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Trivial benefits - tax free don't miss out.

Updated: Nov 17, 2021

BENEFITS:

Tax on trivial benefits You don’t have to pay tax on a benefit for your employee if all of the following apply:

  • it cost you £50 or less to provide

  • it isn’t cash or a cash voucher

  • it isn’t a reward for their work or performance

  • it isn’t in the terms of their contract

This is known as a ‘trivial benefit’. You don’t need to pay tax or National Insurance or let HM Revenue and Customs (HMRC) know. You have to pay tax on any benefits that don’t meet all these criteria. If you’re not sure whether a benefit counts as a trivial benefit call the employer helpline. ​ Salary sacrifice arrangements If you provide trivial benefits as part of a salary sacrifice arrangement they won’t be exempt. You’ll need to report on form P11D whichever amount is higher:

  • the salary given up

  • how much you paid for the trivial benefits

These rules don’t apply to arrangements made before 6 April 2017 - check when the rules will change. ​ Directors of ‘close’ companies You can’t receive trivial benefits worth more than £300 in a tax year if you’re the director of a ‘close’ company. A close company is a limited company that’s run by 5 or fewer shareholders.​ ​ What are Trivial Benefits? What are trivial benefits? An explanation of the staff benefits you can give without incurring tax. From April 2016, legislation was introduced providing clarity as to what small benefits are deemed to be trivial and therefore exempt from tax and reporting obligations. Conditions to be satisfied

  • If any of the conditions above are not satisfied then the benefit is taxed in the normal way – this is done via a P11D, PSA or taxed through payroll. Please note that if the cost of the benefit exceeds £50, the whole amount will be taxable not just the excess.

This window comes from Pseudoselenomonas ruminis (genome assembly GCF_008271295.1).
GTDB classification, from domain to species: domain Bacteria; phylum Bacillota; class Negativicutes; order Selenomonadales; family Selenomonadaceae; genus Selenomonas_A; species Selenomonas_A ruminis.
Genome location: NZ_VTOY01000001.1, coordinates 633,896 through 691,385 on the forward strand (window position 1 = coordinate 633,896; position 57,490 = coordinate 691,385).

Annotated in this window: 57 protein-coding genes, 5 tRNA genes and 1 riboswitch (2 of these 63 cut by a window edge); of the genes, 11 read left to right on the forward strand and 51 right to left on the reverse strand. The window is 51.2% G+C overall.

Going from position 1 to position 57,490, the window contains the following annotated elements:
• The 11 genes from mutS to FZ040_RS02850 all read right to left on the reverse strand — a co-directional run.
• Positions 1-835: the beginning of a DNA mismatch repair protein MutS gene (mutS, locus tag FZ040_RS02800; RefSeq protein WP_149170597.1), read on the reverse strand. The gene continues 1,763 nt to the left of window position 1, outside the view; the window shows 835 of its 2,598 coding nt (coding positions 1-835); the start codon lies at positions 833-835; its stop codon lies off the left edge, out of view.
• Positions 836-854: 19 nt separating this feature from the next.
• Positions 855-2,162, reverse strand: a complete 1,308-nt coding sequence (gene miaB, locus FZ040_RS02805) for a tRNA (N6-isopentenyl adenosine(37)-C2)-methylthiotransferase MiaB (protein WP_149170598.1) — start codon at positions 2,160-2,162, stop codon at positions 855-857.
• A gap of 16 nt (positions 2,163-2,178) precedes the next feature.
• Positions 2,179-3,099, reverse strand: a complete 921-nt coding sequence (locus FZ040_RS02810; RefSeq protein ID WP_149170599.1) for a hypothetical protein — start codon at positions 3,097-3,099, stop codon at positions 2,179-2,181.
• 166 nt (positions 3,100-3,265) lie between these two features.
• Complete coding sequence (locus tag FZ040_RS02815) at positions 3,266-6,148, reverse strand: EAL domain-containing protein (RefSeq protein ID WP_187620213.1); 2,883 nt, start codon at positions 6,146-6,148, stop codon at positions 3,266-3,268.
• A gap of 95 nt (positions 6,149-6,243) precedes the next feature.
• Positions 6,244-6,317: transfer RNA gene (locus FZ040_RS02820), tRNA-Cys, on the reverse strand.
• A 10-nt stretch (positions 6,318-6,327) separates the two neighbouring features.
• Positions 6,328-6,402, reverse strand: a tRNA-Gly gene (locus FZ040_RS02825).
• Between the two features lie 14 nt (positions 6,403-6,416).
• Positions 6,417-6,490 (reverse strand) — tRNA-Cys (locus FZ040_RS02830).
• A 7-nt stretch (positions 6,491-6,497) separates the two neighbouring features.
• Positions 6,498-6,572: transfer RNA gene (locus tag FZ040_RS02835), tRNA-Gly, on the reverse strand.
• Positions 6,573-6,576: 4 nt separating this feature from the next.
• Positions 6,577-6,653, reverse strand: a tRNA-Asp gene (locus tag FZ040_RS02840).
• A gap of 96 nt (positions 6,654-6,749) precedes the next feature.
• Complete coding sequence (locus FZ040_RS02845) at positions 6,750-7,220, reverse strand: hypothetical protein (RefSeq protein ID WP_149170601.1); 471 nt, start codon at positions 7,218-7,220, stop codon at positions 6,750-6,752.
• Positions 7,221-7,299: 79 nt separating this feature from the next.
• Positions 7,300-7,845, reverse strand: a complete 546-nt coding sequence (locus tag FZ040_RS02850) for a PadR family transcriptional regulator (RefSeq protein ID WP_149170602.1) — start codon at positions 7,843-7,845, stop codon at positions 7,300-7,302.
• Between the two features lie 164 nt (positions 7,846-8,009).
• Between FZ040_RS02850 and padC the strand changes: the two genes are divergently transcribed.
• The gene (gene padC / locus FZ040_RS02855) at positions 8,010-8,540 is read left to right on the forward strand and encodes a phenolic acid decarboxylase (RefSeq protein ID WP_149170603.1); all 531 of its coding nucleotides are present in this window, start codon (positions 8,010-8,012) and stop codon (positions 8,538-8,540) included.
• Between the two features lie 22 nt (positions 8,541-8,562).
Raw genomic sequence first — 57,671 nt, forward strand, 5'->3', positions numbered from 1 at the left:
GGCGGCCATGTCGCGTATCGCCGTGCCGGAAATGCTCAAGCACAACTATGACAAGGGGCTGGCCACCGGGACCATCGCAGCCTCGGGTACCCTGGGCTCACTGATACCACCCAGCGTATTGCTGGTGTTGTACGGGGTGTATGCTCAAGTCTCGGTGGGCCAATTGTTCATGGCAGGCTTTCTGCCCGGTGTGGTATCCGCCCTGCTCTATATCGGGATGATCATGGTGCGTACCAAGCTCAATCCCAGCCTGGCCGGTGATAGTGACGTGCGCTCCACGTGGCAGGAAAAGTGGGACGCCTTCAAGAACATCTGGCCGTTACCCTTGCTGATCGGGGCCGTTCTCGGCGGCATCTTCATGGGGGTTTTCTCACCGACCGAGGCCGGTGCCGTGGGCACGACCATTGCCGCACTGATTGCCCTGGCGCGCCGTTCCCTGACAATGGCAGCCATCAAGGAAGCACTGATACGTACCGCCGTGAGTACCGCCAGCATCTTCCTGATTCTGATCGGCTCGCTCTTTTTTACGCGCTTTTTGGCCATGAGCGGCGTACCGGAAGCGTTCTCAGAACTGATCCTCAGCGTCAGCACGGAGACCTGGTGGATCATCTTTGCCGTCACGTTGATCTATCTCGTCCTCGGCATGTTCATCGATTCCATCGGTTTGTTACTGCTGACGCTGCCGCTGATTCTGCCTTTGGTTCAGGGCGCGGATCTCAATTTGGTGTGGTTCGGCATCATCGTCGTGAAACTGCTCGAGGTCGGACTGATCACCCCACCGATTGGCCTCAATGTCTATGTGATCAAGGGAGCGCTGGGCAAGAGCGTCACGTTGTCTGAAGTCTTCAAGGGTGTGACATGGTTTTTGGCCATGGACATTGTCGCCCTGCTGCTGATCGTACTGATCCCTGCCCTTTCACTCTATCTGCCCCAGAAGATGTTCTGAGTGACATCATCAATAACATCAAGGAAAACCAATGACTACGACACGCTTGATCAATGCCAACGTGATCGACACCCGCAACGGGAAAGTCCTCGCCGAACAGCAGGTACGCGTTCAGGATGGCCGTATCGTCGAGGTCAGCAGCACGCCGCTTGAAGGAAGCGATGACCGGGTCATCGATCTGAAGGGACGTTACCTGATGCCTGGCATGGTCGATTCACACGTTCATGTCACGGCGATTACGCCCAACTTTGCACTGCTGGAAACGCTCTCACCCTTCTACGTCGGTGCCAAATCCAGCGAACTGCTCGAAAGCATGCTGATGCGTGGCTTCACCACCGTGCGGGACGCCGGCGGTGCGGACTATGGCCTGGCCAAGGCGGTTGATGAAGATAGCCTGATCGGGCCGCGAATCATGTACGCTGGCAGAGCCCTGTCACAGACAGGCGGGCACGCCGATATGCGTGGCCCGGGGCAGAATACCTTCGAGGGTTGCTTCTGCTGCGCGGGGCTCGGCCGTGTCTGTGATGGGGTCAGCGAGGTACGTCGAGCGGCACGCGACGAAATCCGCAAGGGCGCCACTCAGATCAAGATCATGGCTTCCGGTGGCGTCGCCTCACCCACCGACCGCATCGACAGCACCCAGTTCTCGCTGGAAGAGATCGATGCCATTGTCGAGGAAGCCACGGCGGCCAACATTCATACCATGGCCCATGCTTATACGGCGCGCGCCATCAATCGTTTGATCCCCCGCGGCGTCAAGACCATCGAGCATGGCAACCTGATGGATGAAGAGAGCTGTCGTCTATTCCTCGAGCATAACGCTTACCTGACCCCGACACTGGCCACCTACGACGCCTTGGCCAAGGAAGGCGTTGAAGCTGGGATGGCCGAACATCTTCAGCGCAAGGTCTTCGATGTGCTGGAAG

Examples of trivial benefits Per HMRC’s guidance, examples of trivial benefits are:

  • taking a group of employees out for a meal to celebrate a birthday;

  • buying each employee a Christmas present or birthday present;

  • flowers on the birth of a new baby;

  • a summer garden party for employees.

The limit of £50 applies to each. ​ Non-taxable benefits Certain other benefits you provide to your employees are not taxable. This can be a good way to incentivise staff, as well as being tax efficient from an employer’s perspective. Some of the most common examples are:-

  • Payments for business mileage in an employee’s own car, provided they are within HMRC approved rates (45p per mile for the first 10,000 miles and 25p per mile thereafter). Any excess above these amounts will be taxable

  • Employer payments into a registered pension scheme

  • Medical treatment to help an employee return to work after an absence (or expected absence) of at least 28 days, up to a maximum cost of £500

  • One health screening assessment and one medical check-up per year, but any follow up treatment is taxable

  • Meals provided in a staff canteen and light refreshments at work

  • Parking provided at or near an employee’s place of work

  • Workplace nursery places for the children of employees and childcare vouchers (if entered in the voucher scheme prior to October 2018). For new parents, information on applying for tax-free childcare can be found at gov.uk/get-tax-free-childcare

  • Removal and relocation expenses up to a maximum of £8,000 per move

  • One mobile phone per employee, registered in the employer name

  • Annual social functions for employees provided that, in any one tax year, the total cost does not exceed £150 per head (including VAT)

  • Use of a pool car – this is a vehicle made available for use by more than one employee, with very limited private use, which is not normally kept overnight near the residence of any of the employees

  • Expenses that are paid or reimbursed by employers, so long as they were incurred entirely for business purposes. This includes office equipment bought by an employee for home working however this must be discussed in advance. Any significant private use element should be subject to tax and NIC via the payroll.

  • Additional household expenses incurred whilst your employee is working from home (e.g. electricity, heating or broadband) can be paid at a flat rate of £6 per week from 6 April 2020.

Sources: https://www.gov.uk/expenses-if-youre-self-employed1 https://www.gov.uk/expenses-and-benefits-trivial-benefits https://hillierhopkins.co.uk/faq/what-are-trivial-benefits/

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